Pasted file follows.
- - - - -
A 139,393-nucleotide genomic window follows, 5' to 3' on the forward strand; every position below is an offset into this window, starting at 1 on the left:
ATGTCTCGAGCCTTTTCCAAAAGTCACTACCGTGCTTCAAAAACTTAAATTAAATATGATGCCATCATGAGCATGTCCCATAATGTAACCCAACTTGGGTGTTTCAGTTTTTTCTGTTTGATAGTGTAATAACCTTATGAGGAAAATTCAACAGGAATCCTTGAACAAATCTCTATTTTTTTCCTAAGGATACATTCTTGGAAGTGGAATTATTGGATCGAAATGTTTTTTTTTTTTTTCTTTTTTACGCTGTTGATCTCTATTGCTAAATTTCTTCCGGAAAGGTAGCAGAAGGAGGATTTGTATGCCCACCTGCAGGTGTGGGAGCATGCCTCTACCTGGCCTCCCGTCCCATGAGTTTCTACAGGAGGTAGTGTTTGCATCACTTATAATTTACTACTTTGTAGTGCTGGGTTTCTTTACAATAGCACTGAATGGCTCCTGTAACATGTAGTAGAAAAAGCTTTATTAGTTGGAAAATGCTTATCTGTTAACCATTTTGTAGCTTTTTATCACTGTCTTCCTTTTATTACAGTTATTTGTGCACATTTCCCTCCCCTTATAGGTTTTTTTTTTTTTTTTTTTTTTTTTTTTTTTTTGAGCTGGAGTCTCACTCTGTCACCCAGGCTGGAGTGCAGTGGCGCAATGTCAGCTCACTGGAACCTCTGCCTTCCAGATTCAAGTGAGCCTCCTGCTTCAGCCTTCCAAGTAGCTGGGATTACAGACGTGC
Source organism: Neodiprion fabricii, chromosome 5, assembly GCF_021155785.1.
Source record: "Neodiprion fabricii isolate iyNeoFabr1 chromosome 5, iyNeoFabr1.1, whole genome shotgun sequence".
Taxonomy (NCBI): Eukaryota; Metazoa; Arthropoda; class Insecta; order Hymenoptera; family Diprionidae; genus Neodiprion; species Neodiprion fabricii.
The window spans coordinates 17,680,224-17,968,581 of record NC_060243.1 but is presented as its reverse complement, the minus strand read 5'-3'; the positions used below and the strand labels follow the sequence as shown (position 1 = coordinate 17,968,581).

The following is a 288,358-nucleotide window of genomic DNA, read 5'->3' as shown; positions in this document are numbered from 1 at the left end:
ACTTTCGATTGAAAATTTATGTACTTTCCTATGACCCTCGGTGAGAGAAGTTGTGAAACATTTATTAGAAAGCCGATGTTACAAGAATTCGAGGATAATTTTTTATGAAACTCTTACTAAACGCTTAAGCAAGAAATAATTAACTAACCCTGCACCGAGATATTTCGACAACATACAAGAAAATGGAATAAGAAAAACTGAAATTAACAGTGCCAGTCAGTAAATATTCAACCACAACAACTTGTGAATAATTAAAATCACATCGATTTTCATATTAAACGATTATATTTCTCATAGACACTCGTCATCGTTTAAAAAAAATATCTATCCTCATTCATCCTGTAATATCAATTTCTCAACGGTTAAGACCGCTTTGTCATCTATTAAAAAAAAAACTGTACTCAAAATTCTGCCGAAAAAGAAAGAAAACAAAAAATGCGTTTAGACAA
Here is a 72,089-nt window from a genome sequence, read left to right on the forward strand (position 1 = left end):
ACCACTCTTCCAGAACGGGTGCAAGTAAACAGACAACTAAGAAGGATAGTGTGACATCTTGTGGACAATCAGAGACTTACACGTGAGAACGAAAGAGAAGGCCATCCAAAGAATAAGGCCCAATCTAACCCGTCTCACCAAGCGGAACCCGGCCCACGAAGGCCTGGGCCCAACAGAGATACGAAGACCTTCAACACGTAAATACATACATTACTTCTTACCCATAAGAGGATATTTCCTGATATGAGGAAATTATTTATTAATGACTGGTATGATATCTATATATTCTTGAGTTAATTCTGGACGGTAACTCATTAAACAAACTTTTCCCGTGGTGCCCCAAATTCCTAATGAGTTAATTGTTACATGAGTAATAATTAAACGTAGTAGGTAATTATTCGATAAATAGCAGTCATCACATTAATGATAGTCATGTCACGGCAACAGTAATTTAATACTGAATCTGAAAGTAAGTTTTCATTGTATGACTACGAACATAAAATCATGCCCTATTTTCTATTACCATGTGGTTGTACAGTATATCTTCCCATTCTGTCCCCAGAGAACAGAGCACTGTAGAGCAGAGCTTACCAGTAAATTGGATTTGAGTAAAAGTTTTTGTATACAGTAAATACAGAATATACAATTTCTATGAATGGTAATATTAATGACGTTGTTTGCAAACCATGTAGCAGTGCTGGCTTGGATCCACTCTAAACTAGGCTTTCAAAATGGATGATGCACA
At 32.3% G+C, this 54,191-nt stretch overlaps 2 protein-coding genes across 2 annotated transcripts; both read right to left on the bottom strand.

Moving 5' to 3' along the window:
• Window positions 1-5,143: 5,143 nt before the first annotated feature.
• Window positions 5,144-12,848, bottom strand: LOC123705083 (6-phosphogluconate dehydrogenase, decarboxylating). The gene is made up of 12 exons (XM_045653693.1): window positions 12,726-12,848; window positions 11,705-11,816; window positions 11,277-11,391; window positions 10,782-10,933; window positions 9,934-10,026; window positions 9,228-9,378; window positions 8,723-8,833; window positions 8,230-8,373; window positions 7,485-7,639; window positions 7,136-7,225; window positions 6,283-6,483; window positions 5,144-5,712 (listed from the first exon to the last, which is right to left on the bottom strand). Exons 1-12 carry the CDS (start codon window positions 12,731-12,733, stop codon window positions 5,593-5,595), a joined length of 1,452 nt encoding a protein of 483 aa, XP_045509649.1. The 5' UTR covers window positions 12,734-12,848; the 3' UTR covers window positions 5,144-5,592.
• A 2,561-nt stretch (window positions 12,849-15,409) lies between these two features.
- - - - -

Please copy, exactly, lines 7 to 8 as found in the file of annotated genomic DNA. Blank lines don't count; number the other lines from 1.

The following is a 288,358-nucleotide window of genomic DNA, read 5'->3' as shown; positions in this document are numbered from 1 at the left end:
ACTTTCGATTGAAAATTTATGTACTTTCCTATGACCCTCGGTGAGAGAAGTTGTGAAACATTTATTAGAAAGCCGATGTTACAAGAATTCGAGGATAATTTTTTATGAAACTCTTACTAAACGCTTAAGCAAGAAATAATTAACTAACCCTGCACCGAGATATTTCGACAACATACAAGAAAATGGAATAAGAAAAACTGAAATTAACAGTGCCAGTCAGTAAATATTCAACCACAACAACTTGTGAATAATTAAAATCACATCGATTTTCATATTAAACGATTATATTTCTCATAGACACTCGTCATCGTTTAAAAAAAATATCTATCCTCATTCATCCTGTAATATCAATTTCTCAACGGTTAAGACCGCTTTGTCATCTATTAAAAAAAAAACTGTACTCAAAATTCTGCCGAAAAAGAAAGAAAACAAAAAATGCGTTTAGACAA